Turner syndrome, also known as monosomy X, 45X, or Ullrich-Turner syndrome, is a chromosomal disorder that occurs due to complete or partial monosomy for the X chromosome which results in ovarian failure and short stature.
This genetic disorder occurs in 1 per 2500 live-born females.
Approximately 1% of all female conceptions have a missing X chromosome. Of these, the majority of about 99 percent spontaneously abort during the 1st trimester of pregnancy.
TS is the 2nd most frequent form of sex chromosome aneuploidy.
Common characteristics and traits of the syndrome include:
- delayed growth;
- infertility as a result of streak gonads;
- narrow fingernails and toenails;
- primary amenorrhea (the absence of menstrual periods);
- short fingers and toes;
- estrogen deficiency;
- arms which turn outward at the elbows;
- micrognathia (a condition where the jaw is undersized);
- broad chest with widely spaced nipples;
- perception and hearing loss;
- a low hairline;
- middle ear infection;
- low-set ears;
- elevated hepatic enzymes;
- a narrow roof of the mouth (palate);
- a wide neck with extra folds of skin;
- short stature (more than 50 percent of cases).
Girls with TS usually have normal intelligence, however, they may have difficulty with social, nonverbal, and psychomotor skills.
Occasionally, the symptoms are so mild that the affected females don’t get a diagnosis until they are young adults.
In females with TS, a copy of the X chromosome is absent or considerably different.
The missing genes cause the abnormalities found in women with TS.
Unlike with Down syndrome, maternal age does not increase the risk of TS, and there are no clearly established risk factors.
The genetic alterations of Turner Syndrome may be one of the following:
- Y chromosome material – in a small percentage of TS cases, some cells have one copy of the X chromosome and some Y chromosome material and other cells have one copy of the X chromosome;
- Mosaicism – some cells have only one copy of the X chromosome, or they have one complete and one altered copy;
- Monosomy – the complete absence of an X chromosome which typically happens due to an error in the mother’s egg or in the father’s sperm.
TS can be diagnosed before birth, during infancy, or in early childhood.
It is diagnosed using a number of tests including:
- genetic tests;
- amniocentesis and chorionic villus sampling;
- blood tests and chromosome analysis;
- psychological and educational assessment;
- physical examination;
- clinical history.
Although there is no cure for TS, there are some treatments that can help most patients with TS to lead relatively normal lives.
These treatments include:
- hormone replacement therapies to help with proper development;
- growth hormones to help reach close-to-average heights.
Nutrition & Exercise
Weight management is an issue in people with TS.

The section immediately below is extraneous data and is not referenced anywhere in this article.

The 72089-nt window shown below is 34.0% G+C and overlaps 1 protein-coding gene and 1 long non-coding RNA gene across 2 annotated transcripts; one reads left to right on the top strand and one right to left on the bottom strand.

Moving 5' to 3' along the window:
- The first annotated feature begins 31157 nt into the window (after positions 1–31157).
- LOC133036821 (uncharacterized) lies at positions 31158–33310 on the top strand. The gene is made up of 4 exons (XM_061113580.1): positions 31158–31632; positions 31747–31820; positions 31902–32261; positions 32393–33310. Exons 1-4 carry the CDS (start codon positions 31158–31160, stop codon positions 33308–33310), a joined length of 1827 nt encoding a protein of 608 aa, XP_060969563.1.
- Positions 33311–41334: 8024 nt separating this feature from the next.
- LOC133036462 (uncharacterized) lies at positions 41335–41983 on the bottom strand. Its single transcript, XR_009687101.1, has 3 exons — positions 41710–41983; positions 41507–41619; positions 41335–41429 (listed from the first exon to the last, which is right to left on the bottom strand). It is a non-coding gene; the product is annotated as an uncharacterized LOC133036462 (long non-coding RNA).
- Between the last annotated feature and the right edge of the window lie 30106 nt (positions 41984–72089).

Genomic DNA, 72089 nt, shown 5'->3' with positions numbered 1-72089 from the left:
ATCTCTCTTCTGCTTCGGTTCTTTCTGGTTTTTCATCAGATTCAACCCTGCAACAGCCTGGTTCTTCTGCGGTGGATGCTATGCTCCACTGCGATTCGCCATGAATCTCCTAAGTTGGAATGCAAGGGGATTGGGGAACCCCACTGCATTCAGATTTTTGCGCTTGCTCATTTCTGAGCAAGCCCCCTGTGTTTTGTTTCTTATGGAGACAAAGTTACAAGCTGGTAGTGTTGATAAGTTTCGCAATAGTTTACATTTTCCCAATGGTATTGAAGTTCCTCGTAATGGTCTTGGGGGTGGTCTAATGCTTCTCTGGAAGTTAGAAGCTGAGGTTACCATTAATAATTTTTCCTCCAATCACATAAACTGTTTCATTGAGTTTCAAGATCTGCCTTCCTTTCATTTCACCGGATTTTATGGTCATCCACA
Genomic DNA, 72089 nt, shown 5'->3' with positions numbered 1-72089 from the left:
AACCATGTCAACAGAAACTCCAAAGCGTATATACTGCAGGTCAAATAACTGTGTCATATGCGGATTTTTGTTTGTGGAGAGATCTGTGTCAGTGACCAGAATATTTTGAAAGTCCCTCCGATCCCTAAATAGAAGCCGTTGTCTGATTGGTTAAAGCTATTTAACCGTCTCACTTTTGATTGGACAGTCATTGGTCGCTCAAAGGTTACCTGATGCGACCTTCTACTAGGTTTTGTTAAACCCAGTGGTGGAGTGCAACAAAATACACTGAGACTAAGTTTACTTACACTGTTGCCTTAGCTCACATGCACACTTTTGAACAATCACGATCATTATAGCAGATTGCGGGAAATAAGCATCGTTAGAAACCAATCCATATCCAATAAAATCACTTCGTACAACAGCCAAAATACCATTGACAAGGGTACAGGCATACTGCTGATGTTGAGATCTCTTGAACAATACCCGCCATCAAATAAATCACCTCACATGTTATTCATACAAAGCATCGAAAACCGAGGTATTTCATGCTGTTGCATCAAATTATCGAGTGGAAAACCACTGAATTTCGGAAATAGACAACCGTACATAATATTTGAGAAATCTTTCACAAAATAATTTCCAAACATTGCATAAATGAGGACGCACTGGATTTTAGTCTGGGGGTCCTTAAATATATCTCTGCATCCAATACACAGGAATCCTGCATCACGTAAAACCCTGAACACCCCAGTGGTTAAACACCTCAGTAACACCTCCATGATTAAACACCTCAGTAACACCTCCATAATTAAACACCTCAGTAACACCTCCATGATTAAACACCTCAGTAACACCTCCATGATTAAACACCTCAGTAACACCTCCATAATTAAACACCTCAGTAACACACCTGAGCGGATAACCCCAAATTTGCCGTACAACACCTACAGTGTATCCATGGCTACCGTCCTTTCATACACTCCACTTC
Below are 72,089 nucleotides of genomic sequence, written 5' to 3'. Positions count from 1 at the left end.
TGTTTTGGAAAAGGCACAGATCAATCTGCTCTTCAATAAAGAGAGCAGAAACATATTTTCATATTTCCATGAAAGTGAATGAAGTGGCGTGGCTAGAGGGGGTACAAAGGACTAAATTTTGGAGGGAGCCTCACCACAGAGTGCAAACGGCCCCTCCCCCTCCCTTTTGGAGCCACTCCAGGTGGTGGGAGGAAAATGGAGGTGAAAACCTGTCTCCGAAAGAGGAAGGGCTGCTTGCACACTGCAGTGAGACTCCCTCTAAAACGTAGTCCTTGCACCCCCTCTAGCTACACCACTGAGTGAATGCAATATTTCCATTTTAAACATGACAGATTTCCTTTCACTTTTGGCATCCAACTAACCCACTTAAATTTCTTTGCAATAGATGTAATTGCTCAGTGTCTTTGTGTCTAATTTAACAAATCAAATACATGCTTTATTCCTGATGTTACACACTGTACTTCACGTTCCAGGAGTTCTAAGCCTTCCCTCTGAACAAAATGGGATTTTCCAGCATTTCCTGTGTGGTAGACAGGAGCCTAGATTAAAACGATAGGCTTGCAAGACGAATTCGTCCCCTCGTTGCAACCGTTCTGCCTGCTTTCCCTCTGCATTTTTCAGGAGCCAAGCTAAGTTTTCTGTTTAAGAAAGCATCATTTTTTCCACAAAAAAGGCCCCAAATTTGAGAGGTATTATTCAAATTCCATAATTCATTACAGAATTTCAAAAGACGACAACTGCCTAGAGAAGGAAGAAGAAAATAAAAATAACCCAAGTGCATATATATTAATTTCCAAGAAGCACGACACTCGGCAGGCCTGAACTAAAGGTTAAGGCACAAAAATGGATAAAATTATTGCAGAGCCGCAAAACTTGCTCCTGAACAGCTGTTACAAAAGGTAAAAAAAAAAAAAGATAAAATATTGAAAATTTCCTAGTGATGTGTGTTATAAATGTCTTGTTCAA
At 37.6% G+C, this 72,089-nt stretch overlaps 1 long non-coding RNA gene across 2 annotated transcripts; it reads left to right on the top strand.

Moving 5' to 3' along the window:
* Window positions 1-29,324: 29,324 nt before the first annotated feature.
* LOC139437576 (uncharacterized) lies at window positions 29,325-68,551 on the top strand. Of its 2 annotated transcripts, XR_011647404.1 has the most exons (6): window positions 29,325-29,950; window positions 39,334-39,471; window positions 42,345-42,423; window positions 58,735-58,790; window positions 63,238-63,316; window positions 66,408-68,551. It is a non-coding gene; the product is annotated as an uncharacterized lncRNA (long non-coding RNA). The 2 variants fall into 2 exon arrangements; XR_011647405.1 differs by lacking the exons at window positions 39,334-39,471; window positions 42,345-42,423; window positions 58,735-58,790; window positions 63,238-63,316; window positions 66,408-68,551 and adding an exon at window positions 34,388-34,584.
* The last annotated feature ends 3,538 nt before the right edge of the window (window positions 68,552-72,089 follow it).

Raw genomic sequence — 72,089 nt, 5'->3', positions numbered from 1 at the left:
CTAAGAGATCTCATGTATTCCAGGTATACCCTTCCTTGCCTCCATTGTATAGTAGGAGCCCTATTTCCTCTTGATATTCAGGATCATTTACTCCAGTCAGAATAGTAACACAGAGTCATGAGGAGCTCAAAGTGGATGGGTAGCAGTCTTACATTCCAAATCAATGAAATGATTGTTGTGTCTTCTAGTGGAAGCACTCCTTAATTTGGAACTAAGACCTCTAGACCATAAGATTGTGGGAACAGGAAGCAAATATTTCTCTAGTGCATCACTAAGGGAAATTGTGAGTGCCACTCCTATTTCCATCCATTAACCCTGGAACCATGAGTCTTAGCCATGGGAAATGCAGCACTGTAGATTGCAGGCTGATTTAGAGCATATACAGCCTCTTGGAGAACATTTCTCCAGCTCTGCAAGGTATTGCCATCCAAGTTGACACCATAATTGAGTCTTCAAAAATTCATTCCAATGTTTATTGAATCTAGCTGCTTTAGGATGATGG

Therefore, affected females should be encouraged to engage in physical activities, like – walking, swimming, or bicycling starting in childhood.
Also, the incidence of type II diabetes mellitus has been reported to be increased (with about 100 percent) in people with Turner syndrome.
Hence, affected individuals should have a diet low in junk foods and rich in vegetables, fruits, legumes, seeds, and whole grains.
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List of Celebrities With Turner Syndrome
1) Linda Hunt
She was born on April 2, 1945, in Morristown, New Jersey.
Her mother, Elsie Doying, is a piano teacher and her father, Raymond Davy Hunter, is the vice president of Harper Fuel Oil.
Linda’s film debut was in Robert Altman’s Popeye, however, it was her 2nd film, ”The Year of Living Dangerously,” which earned Linda international praise.
She won an Oscar award for her role as the male Chinese-Australian photographer Billy Kwan.
Other movies in which she starred include the following:
- Younger and Younger;
- The Bostonians;
- Rain Without Thunder;
- If Looks Could Kill;
- Kindergarten Cop;
- Waiting for the Moon.
Currently, Hunt is living a blissful married life with his wife Karen Klein. The couple tied the knot in the year 2008.
2) Janette Krankie
She is an actress who is best known for her role in A Bucket o’ French & Saunders or Absolutely Fabulous: The Movie.
In December 2004, Janette fractured her collarbone and skull falling from scenery during a pantomime at Glasgow’s Pavilion Theatre. Since then, she is semi-retired.
Krankie has been married to Ian Tough since 1969.
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3) Catherine Ward Melver
Dr. Catherine Ward-Melver works as a geneticist at Akron Children’s Hospital in Ohio.
At 4-foot 8-inches tall, she was born with TS.
In 2013, Dr. Catherine Ward-Melver adopted a girl from China, who also has Turner syndrome. She said: ”I want Zoe to grow up knowing that she is a healthy, delightful girl who just happens to have Turner syndrome.”
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4) Missy Marlowe (rumor)
Melissa “Missy” Marlowe is a Belgian-born American gymnast who represented the US at the Olympics in Seoul.
In 1987, Marlowe was voted “Athlete of the Year” by her teammates. Presently, she is married to a former Utah football player, Joe Clausi, and resides in Salt Lake City.
Featured image credit – Getty Images
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